1U rackmount clock

Clock module with dimmable output for a 12V rack light

In my mixer case I had exactly 1U free. To fill up the free space with something useful I made this small clock module.

Picture: Front side of the board

The central controlling is done by an Atmel ATTINY2313 microcontroller. It gets its time from a DS1307 RTC. The display of type FIP5Q13 comes from my tinkering box and is driven by the VFD driver combination of MAX6921 / LM9022. These two chips were also used in my talking alarm clock.

Picture: Backside of the board

The real-time clock is not yet assembled, but it is not necessary for testing the vacuum fluorescence display.

Picture: Testing the display

The firmware is written completely in C. To set the time, simply press the button on the back. With the rotary encoder, hours and minutes can be set. Furthermore a PWM dimming function for the LED rack light is implemented. The desired brightness can be set in 25 steps. Besides the setting mode, the rotary encoder is used for the brightness control. The selected brightness level is also shown in the display, for example LA15. The set brightness value is stored in the EEProm and is thus permanently stored. After a few seconds the display changes back to the actual time.

Picture: VFD color filter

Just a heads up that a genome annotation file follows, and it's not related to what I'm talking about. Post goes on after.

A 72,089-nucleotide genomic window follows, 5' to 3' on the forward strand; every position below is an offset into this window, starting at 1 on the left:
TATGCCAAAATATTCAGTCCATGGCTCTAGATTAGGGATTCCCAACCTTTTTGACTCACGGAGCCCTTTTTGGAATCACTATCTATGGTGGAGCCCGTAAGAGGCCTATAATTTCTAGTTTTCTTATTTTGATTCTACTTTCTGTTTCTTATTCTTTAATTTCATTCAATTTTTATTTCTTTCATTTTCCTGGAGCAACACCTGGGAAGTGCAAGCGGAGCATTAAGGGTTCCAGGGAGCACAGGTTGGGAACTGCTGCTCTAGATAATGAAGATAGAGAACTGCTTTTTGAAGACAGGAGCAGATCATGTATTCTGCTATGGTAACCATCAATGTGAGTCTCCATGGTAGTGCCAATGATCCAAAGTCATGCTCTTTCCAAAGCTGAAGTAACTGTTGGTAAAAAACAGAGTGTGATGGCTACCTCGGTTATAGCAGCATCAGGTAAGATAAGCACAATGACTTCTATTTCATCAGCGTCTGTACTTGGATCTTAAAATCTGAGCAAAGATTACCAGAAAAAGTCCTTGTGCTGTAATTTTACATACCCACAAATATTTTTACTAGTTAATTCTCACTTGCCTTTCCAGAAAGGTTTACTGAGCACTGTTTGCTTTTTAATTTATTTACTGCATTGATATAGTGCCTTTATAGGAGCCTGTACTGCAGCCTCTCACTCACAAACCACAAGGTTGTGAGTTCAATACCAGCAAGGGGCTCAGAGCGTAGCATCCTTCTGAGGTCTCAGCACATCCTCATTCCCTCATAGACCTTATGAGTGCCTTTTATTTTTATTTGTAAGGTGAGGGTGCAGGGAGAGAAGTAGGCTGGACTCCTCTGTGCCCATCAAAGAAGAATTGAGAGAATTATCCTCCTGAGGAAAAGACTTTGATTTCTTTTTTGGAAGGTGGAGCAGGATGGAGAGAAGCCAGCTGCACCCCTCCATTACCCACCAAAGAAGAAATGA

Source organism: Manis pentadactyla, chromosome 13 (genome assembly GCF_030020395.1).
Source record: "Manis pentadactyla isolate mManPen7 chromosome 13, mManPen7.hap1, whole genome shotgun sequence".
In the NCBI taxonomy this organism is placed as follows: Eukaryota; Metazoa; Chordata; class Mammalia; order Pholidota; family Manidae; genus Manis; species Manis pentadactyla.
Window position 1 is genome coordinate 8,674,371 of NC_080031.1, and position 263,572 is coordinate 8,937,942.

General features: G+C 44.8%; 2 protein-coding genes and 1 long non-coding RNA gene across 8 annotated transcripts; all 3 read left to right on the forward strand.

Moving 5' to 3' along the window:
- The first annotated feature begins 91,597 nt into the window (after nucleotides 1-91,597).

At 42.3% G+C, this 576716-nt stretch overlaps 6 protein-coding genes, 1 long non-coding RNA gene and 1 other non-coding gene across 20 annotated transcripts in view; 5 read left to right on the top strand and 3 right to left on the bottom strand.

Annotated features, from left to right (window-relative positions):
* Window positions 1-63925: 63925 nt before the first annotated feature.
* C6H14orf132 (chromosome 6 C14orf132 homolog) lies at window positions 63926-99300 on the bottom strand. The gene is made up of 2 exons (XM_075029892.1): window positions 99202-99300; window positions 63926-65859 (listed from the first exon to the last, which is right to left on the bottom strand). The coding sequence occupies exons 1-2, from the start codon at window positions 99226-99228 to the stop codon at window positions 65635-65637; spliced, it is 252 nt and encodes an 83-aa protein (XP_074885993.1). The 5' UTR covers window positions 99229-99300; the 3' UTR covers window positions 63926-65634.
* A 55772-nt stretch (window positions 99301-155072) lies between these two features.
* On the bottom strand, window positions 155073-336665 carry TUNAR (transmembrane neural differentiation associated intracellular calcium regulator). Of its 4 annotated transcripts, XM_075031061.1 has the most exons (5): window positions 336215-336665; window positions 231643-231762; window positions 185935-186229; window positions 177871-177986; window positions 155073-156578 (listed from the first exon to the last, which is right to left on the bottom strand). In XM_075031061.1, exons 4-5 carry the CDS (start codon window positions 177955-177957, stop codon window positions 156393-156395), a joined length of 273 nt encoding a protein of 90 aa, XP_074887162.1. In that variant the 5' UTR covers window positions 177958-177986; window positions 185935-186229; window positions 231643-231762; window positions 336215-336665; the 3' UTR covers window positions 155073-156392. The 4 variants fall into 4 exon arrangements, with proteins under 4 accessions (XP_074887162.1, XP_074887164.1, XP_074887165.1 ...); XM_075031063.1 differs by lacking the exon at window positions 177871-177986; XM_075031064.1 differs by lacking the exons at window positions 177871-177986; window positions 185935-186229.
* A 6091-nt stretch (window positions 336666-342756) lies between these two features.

To protect the display and to increase the contrast, blue acrylic glass is mounted in front of the VFD.

Picture: Test run with bezel

Lutz has sanded the bezel for me and then machined it on the CNC mill. The corners in the display cutout were then carefully filed by hand. (These are usually a bit round depending on the size of the milling cutter) Afterwards I had the bezel painted black matt. Whow!

The acrylic glass plate in front of the display is glued with silicone. To fix the display I used my favorite two-component glue Pattex Stabilit. Underneath the glue, the paint had to be sanded away with the Proxxon until bare metal was visible. M3 screws are used as spacers.

Picture: Glue

When installed in the case, the whole thing looks like this:

Picture: Clock in the case

The clock has been running since 2009 without any problems!


In 2022, a suitable back cover was created. It was drawn using OpenSCAD and 3D printed.

Screenshot: Enclosure in OpenSCAD
Picture: Finished enclosure

Unfortunately there is no schematic for this project. The display is also a unique piece. If you want to rebuild this clock anyway, you are welcome to modify the source code to another VF display.